Some of us are born to be entrepreneurs, some of us just don’t have the right mental make up to cut it – but could science, by way of Buddhism, help to change that? Serial angel investor Peter Read believes so, at least in part. In a talk at Heureka on Tuesday, he revealed his work with top psychology and neuroscience experts to see if founders could learn the ‘soft skills’ he believes are necessary to be a entrepreneurial success, alongside ‘hard skills’ such as coding.
Read, whose investments in Berlin include Toast, HowDo and Loopcam, was giving a talk entitled ‘are you the kind of entrepreneur that angel investors want to back?’ during which he explained the skills he looks for in potential investees.
The hard skills are relatively easy to learn – there are any number of places you can go to be taught how to program, design or run a business, for example. But soft skills are a different matter.
Read further splits them into two areas; “protecting the downside of being an entrepreneur” and “unlocking the upside”. The former involves skills for “living in a very, very uncertain, changing, dynamic environment. The stress and anxiety go along with that. And therefore [the] capability to manage that stress, to deal with it.”
By unlocking the upside, Read explained, he means “having a refresh button; [the ability to] come up with ideas, keep evolving, keep innovating, keep disrupting. And having self awareness of others, empathy, and communication skills to take other people on that journey with you.”
Yet these sorts of mental and emotional qualities are usually seen as being innate, rather than something you learn. Read, however, believes that the theory of mindfulness, of concentrating on what is happening right now rather than the past or the future, can help you improve on them. Emanating from Buddhist meditation, mindfulness involves the focusing of attention and awareness and the adoption of an open-minded acceptance, and its backers say it can help reduce stress and depression.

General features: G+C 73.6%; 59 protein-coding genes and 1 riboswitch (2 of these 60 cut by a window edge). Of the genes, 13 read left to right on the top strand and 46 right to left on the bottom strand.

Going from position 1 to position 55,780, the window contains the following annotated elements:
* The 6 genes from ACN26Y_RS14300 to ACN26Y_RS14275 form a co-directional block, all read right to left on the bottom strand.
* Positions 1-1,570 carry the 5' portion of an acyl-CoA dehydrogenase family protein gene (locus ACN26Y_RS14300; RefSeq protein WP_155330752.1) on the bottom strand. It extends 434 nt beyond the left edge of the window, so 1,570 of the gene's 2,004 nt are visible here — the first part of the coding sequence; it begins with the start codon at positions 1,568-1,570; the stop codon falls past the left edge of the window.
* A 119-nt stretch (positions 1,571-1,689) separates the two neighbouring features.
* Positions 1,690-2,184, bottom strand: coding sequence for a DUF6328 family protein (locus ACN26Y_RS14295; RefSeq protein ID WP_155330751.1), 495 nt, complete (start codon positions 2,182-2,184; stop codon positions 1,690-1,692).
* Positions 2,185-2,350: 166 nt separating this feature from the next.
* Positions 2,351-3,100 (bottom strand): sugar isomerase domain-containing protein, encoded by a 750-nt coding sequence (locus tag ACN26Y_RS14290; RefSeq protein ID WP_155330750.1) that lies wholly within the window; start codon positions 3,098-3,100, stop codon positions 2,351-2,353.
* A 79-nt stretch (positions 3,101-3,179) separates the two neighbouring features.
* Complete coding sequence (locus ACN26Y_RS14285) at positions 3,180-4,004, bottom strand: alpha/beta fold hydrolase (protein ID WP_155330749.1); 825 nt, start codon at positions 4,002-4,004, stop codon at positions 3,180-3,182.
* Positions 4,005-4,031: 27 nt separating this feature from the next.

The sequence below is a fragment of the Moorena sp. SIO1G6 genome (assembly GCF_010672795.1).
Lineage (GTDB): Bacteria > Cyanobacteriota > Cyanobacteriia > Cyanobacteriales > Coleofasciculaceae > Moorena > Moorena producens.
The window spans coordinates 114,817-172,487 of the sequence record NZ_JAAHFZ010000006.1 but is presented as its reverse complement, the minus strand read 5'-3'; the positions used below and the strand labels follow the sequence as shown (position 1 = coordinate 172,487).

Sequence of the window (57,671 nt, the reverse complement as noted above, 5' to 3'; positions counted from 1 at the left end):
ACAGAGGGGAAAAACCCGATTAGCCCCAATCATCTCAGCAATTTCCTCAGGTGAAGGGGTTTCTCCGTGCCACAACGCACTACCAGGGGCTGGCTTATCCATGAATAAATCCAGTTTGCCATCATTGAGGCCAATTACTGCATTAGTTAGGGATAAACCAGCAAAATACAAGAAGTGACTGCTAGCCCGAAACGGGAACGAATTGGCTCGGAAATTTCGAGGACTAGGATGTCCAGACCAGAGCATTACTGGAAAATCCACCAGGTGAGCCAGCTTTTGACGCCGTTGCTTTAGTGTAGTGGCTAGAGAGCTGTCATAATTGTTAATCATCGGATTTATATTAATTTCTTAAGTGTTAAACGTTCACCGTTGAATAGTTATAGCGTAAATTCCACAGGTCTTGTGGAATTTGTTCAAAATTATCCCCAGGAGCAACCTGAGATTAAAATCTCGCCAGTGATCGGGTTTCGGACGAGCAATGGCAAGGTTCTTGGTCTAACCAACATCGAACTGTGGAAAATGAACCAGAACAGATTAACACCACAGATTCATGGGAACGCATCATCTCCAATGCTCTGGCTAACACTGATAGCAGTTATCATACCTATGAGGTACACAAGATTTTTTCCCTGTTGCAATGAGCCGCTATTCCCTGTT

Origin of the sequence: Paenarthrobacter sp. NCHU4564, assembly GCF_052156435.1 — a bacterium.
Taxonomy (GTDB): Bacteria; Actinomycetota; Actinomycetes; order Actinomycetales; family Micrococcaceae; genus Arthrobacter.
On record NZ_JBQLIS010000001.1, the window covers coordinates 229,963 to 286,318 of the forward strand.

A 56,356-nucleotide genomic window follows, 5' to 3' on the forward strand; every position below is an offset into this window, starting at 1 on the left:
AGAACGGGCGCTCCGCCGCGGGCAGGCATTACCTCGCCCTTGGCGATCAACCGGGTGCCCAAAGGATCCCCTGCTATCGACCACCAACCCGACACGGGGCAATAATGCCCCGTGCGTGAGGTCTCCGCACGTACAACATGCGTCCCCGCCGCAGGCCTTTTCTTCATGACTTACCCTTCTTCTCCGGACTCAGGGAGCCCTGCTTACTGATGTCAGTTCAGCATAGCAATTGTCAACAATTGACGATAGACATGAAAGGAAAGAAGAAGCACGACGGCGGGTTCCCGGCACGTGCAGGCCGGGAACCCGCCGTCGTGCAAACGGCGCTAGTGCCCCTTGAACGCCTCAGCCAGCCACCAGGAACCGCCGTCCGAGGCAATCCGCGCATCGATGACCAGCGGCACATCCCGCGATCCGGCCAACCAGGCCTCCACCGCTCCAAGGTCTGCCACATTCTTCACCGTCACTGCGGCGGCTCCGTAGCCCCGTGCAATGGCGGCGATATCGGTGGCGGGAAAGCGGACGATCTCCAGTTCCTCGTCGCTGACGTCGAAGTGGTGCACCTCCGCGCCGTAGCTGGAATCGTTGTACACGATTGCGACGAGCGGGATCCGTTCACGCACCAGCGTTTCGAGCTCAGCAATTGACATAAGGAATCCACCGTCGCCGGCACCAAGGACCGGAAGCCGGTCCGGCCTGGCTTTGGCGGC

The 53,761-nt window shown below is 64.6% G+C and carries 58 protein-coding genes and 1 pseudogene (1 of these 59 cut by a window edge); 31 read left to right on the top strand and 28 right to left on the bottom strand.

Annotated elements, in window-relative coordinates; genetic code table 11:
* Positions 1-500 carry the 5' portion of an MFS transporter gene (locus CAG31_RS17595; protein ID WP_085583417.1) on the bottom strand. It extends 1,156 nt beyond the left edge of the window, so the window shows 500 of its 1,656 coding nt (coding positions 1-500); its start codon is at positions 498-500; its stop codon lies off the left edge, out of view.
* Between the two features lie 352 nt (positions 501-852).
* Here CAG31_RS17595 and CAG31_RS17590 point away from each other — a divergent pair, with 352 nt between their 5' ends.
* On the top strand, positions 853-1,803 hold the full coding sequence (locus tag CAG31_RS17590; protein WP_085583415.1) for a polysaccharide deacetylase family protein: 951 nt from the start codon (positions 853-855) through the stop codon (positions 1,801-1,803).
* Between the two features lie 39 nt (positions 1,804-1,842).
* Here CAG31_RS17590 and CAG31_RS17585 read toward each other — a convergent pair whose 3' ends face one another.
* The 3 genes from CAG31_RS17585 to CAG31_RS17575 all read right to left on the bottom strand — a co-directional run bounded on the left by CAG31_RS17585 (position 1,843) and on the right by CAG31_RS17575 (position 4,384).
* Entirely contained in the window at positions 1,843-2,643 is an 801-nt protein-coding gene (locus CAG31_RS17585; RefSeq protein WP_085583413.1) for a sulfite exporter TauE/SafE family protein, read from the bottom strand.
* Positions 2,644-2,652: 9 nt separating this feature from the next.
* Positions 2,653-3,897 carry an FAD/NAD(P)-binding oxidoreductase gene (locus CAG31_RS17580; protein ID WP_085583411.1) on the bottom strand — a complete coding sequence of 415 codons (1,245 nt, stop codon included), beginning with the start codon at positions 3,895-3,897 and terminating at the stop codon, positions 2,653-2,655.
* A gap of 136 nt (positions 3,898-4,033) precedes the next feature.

Read has been working together with the likes of Mark Williams, a professor of clinical psychology at Oxford University and director of the Oxford Mindfulness Centre, and Felicia Huppert, a professor at Cambridge University specialising in cognitive and behavioural neuroscience, to see how far this effect can be taken.
Read has also spoken with Jon Cabat-Zinn, an academic at the University of Massachusetts Medicine School who helped to popularise the idea of mindfulness in the West.
Some serious minds – and Read believes that while you can’t just take a random person and transform them into the perfect startup founder, mindfulness can nonetheless help. “Whether you can take somebody who was going to be a racing driver and make them into an entrepreneur, I have no idea. That almost sounds like genetic engineering. But you can take somebody who has a bunch of entrepreneurial skills, and help a good entrepreneur to become a great entrepreneur. The language is important; it’s not like you can make somebody something, but you can support them, you can help them improve their soft skills.”
It is easy to be cynical about how much of an effect mindfulness can actually have – many would undoubtedly dismiss the whole thing as a nonsensical fad – but Read insists that schemes such as the Mindfulness in Schools Project, which tries to help pupils improve their “well-being and learning”, do make a real impact.
And he also believes the same can be true of entrepreneurs who perhaps want to learn more soft skills. “It seems to me,” he added, “that that is much harder than learning the hard skills – but it is possible. We don’t have to take your genes or the neural structure of your brain as an immutable given; there is something that can be done to change it.”